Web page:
At eight I didn’t know how well loved my father was until the funeral. There was three whole days for people to pay their respects to him. It was amazing that my dad had touched so many people’s lives. All his students came, the kids that he coached, his coworkers, friends, and all our family came. Everyone was not there just for him, but for us, my sister, mom, and myself, to let us know we weren’t alone. The feeling of seeing all those people overflowing out of the room will never leave me.

The days of the funeral were beautiful summer days. My sister and I were dressed in our Easter outfits. Mine was pink with big dark pink roses printed on it. The younger children waited in the lounge outside the viewing room because there was a half hour of open casket viewing and my mom didn’t want us to be frightened. So we waited with our coloring books not really grasping the full gravity of what was going on around us. We brought our dog to the funeral too, and chained him up on the enormous oak tree just outside the funeral parlor. Whenever I got bored I would go out and play with him. My cousins even brought a game on the second day and we played it out in the garden. I remember seeing my uncle listening to a sports game on his walkman. I really don’t think my dad would have minded though. It was the third and final day that sticks in my mind the most.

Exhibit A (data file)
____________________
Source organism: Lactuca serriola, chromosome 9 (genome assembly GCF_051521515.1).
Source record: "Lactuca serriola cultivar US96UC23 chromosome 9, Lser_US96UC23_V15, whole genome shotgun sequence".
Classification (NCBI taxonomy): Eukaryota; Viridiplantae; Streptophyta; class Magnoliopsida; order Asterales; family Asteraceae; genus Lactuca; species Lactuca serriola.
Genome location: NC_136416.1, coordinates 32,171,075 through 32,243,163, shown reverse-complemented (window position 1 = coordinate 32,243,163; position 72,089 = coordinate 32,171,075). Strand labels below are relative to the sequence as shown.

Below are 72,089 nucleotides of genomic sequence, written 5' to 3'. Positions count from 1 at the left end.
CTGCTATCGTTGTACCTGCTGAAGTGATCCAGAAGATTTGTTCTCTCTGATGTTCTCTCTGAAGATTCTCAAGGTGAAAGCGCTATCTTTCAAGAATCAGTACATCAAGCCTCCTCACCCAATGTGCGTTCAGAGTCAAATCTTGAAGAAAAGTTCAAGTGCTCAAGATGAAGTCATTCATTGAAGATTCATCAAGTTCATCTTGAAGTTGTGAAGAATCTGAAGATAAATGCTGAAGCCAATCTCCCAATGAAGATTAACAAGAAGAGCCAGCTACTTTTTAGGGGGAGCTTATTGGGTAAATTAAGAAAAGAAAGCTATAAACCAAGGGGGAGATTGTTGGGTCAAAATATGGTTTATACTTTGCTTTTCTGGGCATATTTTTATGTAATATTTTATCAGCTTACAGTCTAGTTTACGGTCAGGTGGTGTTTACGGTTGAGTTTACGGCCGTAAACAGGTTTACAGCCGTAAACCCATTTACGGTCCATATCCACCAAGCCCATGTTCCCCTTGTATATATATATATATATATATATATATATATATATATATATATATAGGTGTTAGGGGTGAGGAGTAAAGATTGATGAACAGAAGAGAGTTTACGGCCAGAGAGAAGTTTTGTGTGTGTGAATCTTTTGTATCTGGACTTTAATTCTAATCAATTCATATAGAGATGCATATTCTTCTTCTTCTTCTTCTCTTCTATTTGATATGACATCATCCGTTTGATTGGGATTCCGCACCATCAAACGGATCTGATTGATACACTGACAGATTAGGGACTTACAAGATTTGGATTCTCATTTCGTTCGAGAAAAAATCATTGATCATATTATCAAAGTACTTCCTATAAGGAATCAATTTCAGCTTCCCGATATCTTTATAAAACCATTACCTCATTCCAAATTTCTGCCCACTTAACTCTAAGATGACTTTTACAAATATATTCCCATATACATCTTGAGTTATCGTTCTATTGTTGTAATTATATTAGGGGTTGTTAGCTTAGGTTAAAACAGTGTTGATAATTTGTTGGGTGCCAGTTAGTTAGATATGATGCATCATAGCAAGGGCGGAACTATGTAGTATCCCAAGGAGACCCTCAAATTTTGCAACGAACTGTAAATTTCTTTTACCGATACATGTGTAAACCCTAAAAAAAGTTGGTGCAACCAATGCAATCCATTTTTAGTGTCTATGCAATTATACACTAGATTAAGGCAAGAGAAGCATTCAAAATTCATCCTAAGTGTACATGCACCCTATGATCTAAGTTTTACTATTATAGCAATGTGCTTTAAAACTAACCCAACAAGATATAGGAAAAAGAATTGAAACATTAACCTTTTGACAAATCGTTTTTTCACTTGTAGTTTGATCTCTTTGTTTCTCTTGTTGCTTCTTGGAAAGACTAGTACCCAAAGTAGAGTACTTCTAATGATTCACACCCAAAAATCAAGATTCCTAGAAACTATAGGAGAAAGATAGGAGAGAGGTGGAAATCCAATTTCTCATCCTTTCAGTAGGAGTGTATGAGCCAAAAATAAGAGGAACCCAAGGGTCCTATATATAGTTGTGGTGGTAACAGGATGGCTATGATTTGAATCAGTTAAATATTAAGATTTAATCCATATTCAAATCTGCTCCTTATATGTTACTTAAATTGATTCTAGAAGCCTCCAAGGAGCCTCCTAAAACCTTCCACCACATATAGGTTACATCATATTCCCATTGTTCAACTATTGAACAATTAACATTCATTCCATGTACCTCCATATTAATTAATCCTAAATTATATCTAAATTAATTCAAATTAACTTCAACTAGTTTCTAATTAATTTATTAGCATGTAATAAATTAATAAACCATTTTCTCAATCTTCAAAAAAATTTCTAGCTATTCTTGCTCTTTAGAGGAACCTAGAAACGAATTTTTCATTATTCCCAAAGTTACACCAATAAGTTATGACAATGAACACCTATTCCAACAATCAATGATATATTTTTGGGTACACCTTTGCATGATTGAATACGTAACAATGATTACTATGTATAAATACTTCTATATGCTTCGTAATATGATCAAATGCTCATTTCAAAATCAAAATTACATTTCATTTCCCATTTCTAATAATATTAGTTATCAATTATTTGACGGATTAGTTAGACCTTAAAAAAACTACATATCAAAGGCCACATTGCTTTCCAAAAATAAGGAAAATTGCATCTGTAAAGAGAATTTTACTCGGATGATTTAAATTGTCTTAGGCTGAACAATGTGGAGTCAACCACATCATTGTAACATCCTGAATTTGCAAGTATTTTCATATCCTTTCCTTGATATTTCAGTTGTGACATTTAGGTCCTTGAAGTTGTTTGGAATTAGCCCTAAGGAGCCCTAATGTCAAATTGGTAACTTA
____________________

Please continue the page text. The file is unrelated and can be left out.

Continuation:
On that day my mom asked my sister and I if we wanted the casket to be open the whole time.

“Yes.” We both said immediately. The fear of death wasn’t there for us. In the back of my mind I couldn’t help but to think that maybe the doctors had got it wrong. Maybe he would wake up and we would continue on with our lives. We approached the casket and the scent of flowers crept into my nose. My mom showed us the flowers she bought that we suppose to be from us. Mine had a little purple butterfly poking into the dirt that held the flowers. My eyes floated across the room and locked on the casket. There he was. In the white fabric lined coffin was my father and along side him we placed a few personal items, an old turquoise convertible matchbox car, and beanie babies. One from each of us, I put the dog beanie baby in there to remind him of our dog. After all week my tears finally slipped out. This was the first time I remember crying about his death. In my mind I had a crazy thought that if my tears fell on him he would wake up just like in the fairytales, but my wish didn’t come true.

We took our seats and the deacon began to speak and said some prayers. Then music began to play, “The Long and Winding Road” by the Beatles. My mom and I got up and danced to that song, trying to make a happy moment out of our tragedy. It only made us cry more. As we took our seats I saw all the people overflowing out of the room. It was then that it hit me how truly special my father was.

Every day of my life I wonder if I will ever be as loved as he was. If my funeral will be as filled as his was. I would like to say why I know all those people loved him so much but I couldn’t tell you. My father is just a faint memory in my head, like a dream. When you wake up you know you had dreamt about something but for the life of you, you just can’t remember a thing. Even though I can barley remember my dad I do know one thing; that he loved me with all his heart. I was his little girl, his angel, and I hope that one day when I have children I will give them as much love as my father had given me in those eight years we had together.